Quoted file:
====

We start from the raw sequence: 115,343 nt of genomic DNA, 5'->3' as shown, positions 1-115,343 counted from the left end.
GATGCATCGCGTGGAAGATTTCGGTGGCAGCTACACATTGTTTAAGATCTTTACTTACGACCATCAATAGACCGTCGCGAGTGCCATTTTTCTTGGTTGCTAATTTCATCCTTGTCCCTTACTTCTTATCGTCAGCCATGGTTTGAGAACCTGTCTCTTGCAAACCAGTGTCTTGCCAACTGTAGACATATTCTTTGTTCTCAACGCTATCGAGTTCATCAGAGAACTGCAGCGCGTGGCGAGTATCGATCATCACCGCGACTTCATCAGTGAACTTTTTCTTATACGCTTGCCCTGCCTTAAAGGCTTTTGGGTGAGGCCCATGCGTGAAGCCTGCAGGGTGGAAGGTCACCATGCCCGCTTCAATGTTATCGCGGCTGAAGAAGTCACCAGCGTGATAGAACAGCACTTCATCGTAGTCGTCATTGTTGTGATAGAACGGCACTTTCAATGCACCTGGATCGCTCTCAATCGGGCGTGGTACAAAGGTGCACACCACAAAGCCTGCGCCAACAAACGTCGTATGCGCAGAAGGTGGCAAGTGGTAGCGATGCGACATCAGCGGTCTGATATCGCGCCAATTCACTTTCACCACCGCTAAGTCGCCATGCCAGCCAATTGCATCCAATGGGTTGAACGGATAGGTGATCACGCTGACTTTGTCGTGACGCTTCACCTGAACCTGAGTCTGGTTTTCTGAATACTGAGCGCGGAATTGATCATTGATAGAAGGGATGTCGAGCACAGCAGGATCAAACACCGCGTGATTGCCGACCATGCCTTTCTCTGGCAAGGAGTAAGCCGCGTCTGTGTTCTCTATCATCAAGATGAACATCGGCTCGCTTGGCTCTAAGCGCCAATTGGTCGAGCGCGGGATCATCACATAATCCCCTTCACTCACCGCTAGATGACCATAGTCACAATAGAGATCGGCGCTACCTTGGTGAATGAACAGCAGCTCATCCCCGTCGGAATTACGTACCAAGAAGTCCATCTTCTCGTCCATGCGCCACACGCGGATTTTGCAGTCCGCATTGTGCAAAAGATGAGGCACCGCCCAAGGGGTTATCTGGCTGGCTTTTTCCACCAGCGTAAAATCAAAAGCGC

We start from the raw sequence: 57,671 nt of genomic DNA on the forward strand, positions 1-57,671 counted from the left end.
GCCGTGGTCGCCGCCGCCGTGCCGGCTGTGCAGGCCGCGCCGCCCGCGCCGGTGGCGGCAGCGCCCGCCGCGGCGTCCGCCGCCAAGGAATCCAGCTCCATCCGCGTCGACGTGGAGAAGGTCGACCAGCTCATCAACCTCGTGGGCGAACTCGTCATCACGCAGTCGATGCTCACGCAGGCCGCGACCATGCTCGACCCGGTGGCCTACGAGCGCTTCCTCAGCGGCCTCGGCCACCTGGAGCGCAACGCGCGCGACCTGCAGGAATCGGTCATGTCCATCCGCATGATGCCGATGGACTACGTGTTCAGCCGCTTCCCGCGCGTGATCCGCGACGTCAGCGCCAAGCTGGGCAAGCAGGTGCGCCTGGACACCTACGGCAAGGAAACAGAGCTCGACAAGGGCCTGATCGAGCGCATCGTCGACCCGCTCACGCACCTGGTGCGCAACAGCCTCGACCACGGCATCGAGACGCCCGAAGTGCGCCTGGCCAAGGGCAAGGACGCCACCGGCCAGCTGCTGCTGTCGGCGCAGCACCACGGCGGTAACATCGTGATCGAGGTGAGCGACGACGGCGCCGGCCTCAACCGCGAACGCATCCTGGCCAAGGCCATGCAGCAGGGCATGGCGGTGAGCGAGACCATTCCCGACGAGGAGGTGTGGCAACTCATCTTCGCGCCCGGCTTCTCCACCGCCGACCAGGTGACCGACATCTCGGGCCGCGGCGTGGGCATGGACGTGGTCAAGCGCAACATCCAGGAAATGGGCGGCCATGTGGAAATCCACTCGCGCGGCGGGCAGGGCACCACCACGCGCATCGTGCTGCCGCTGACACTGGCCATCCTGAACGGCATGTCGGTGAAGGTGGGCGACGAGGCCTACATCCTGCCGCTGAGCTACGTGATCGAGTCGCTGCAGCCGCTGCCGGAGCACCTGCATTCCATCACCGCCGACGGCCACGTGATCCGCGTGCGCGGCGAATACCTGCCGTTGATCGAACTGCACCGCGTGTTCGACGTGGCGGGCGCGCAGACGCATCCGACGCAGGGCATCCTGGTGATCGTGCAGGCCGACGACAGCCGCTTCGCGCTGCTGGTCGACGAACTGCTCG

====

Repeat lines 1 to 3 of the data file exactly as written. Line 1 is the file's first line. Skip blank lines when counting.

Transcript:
We start from the raw sequence: 115,343 nt of genomic DNA, 5'->3' as shown, positions 1-115,343 counted from the left end.
GATGCATCGCGTGGAAGATTTCGGTGGCAGCTACACATTGTTTAAGATCTTTACTTACGACCATCAATAGACCGTCGCGAGTGCCATTTTTCTTGGTTGCTAATTTCATCCTTGTCCCTTACTTCTTATCGTCAGCCATGGTTTGAGAACCTGTCTCTTGCAAACCAGTGTCTTGCCAACTGTAGACATATTCTTTGTTCTCAACGCTATCGAGTTCATCAGAGAACTGCAGCGCGTGGCGAGTATCGATCATCACCGCGACTTCATCAGTGAACTTTTTCTTATACGCTTGCCCTGCCTTAAAGGCTTTTGGGTGAGGCCCATGCGTGAAGCCTGCAGGGTGGAAGGTCACCATGCCCGCTTCAATGTTATCGCGGCTGAAGAAGTCACCAGCGTGATAGAACAGCACTTCATCGTAGTCGTCATTGTTGTGATAGAACGGCACTTTCAATGCACCTGGATCGCTCTCAATCGGGCGTGGTACAAAGGTGCACACCACAAAGCCTGCGCCAACAAACGTCGTATGCGCAGAAGGTGGCAAGTGGTAGCGATGCGACATCAGCGGTCTGATATCGCGCCAATTCACTTTCACCACCGCTAAGTCGCCATGCCAGCCAATTGCATCCAATGGGTTGAACGGATAGGTGATCACGCTGACTTTGTCGTGACGCTTCACCTGAACCTGAGTCTGGTTTTCTGAATACTGAGCGCGGAATTGATCATTGATAGAAGGGATGTCGAGCACAGCAGGATCAAACACCGCGTGATTGCCGACCATGCCTTTCTCTGGCAAGGAGTAAGCCGCGTCTGTGTTCTCTATCATCAAGATGAACATCGGCTCGCTTGGCTCTAAGCGCCAATTGGTCGAGCGCGGGATCATCACATAATCCCCTTCACTCACCGCTAGATGACCATAGTCACAATAGAGATCGGCGCTACCTTGGTGAATGAACAGCAGCTCATCCCCGTCGGAATTACGTACCAAGAAGTCCATCTTCTCGTCCATGCGCCACACGCGGATTTTGCAGTCCGCATTGTGCAAAAGATGAGGCACCGCCCAAGGGGTTATCTGGCTGGCTTTTTCCACCAGCGTAAAATCAAAAGCGC

We start from the raw sequence: 57,671 nt of genomic DNA on the forward strand, positions 1-57,671 counted from the left end.